Kannada organisations have argued against splitting of the Bruhat Bengaluru Mahanagara Palike (BBMP), the civic agency that is supposed to govern Bangalore, arguing that a three-way-split of the municipal corporation, as has been proposed, will lead to “non-Kannadiga mayors” for some of the newly created corporations, and hence this is an “anti-Kannada” move. In a funny twist, the Chief Minister himself has had to make a statement that the split won’t lead to “Telugu and Tamil mayors”.
A couple of months back, Thejaswi Udupa had written this tongue-in-cheek post on the geopolitics of Bangalore, for April Fool’s Day on Takshashila’s Logos blog. The Business Standard picked it up and published it as an Op-Ed the next day. The reason the piece matters is that it introduces the larger public to the wonderful phrase ToK. Quoting,
The largest of disputed territories in Bangalore is that of ToK. Tamil occupied Karnataka. These are large swathes of interconnected parcels of land in the South-Eastern quadrant of Bangalore. ToK’s existence is mostly under the radar, and people notice it only when the census figures come in once a decade with its linguistic break-ups, and suddenly people realise that nearly 25% of Bangalore’s population is Tamil. However, there are many who believe that ToK stands for Telugu owned Karnataka, as most of the land here is owned by Telugu landlords.
So basically the concern of the Kannada organisations is that when Bangalore is split ToK (however you may define it) will become an independent city. While some people might consider it a good thing in a “ok those buggers are not in our city any more” sort of way, these organisations will see this as a loss of territory, and consequently as a loss of power. So this is a genuine problem.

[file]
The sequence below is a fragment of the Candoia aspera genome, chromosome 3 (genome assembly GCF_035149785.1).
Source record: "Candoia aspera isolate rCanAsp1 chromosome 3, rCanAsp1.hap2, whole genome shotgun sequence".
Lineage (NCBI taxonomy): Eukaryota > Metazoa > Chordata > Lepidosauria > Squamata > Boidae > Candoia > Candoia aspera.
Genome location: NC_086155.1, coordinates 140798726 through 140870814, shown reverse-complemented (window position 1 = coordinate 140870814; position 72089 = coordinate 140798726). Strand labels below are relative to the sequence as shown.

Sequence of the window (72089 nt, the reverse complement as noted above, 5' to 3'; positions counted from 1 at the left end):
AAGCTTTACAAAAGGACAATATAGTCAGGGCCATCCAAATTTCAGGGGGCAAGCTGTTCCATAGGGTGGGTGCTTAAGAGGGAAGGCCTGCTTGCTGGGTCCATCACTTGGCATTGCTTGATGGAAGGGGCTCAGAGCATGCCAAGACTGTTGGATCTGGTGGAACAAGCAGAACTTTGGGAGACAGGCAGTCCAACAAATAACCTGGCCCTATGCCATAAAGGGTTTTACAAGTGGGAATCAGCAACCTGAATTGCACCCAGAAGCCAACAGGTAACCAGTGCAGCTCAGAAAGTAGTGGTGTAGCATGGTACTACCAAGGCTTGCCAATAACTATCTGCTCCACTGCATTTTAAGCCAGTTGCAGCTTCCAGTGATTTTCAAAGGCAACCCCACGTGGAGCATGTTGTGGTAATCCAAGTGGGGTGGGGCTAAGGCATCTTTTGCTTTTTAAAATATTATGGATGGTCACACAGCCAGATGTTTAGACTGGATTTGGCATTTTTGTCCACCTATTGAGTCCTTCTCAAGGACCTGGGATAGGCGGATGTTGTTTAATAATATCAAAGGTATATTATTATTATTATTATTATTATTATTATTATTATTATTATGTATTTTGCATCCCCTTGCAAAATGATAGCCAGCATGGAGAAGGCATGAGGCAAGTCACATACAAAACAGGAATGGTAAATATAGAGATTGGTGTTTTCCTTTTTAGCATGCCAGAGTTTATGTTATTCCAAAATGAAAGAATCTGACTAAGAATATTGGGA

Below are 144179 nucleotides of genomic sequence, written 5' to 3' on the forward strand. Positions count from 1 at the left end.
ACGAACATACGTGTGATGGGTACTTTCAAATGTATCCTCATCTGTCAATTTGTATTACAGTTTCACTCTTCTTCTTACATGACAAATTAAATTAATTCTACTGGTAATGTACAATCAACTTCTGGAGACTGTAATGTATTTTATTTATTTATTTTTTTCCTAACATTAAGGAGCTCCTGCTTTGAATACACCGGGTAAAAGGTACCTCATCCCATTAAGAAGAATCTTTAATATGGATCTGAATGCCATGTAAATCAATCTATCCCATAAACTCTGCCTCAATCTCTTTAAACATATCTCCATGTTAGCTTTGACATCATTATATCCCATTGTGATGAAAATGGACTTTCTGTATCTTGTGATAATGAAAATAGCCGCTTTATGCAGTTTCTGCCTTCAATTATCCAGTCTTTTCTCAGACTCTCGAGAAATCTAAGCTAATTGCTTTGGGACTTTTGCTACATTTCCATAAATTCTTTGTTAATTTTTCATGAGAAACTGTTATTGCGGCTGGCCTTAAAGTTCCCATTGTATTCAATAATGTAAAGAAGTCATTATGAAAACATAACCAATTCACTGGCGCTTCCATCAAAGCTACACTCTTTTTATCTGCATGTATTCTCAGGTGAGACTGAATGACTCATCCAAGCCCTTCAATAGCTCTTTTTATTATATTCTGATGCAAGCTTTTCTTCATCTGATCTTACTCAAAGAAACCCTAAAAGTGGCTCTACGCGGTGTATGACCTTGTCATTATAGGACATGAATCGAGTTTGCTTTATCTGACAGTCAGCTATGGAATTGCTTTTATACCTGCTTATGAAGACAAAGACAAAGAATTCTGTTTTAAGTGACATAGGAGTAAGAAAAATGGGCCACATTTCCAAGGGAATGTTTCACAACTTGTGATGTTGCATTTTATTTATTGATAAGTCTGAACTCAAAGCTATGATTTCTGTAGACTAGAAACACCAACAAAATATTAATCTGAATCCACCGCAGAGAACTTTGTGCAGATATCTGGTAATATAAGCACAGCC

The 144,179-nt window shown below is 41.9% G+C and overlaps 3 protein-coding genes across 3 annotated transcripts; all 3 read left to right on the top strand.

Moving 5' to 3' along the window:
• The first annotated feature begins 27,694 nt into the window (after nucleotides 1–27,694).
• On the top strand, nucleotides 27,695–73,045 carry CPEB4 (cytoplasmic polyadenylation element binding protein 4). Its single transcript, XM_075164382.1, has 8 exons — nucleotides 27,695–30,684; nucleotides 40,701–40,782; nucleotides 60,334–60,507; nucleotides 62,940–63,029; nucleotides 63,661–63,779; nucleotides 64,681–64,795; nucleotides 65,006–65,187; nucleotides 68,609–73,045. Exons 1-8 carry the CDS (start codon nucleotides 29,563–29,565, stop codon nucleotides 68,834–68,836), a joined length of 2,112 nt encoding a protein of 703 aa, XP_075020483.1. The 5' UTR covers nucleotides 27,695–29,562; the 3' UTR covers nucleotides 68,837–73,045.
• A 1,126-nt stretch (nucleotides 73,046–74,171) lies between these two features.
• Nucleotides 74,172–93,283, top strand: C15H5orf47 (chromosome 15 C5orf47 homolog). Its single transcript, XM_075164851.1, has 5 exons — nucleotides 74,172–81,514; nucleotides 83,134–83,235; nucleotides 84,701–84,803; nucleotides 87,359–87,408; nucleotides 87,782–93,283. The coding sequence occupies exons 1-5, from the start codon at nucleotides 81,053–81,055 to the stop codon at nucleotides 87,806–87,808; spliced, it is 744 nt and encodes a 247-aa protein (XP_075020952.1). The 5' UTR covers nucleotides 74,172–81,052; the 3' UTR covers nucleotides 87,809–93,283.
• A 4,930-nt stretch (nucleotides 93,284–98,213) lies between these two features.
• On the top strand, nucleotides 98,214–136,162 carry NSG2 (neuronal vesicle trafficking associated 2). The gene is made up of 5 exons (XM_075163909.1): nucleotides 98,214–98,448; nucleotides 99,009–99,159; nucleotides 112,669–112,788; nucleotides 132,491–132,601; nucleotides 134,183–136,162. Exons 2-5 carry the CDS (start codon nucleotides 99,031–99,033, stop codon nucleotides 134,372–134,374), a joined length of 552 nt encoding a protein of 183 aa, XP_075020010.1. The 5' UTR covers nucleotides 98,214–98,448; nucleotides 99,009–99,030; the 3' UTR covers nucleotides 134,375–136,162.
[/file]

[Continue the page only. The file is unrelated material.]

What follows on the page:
While this might be a genuine problem, the fact is that there is a “genuine” solution to this problem. We had seen last month about how Bangalore city is so badly gerrymandered in terms of splitting its assembly constituencies. For example, my constituency (Padmanabhanagar) looks like a dancing hen. To refresh your memory, this is what Bangalore’s assembly constituencies look like:
So if assembly constituencies are so badly gerrymandered, what prevents us from gerrymandering the municipal corporations? And there is further precedence to this – there are primarily three Parliamentary constituencies in Bangalore, and it is not hard to argue that they have been gerrymandered in a similar manner.
It all finally comes down to the mechanics of how we split the city. If the city is cut into three by drawing North-South lines (creating “Bangalore East”, “Bangalore West” and “Bangalore”), we have a problem, since the Bangalore East thus created will largely coincide with ToK, and we might end up with non-Kannadiga mayors there, as the Kannada organisations fear.
However, considering that Bangalore is being split for purely administrative efficiencies, and for no real cultural reasons, there is no reason we need to split the city in that way. All we need to do is to draw the lines in an East-West fashion, as we have done with our Parliamentary constituencies, giving us a “Bangalore North”, “Bangalore Central” and “Bangalore South”. A split like this, well done and well gerrymandered, will ensure that ToK is split evenly into the three new corporations, and all will remain under the control of the Kannadigas.
So the Kannada organisations don’t need to fear the split. Solution exists. Only thing they need to fear is the way the split is implemented. And with precedence (parliamentary gerrymandering) on their side, they really have nothing to fear!
Thanks to Varun Shenoy for the discussions leading up to this post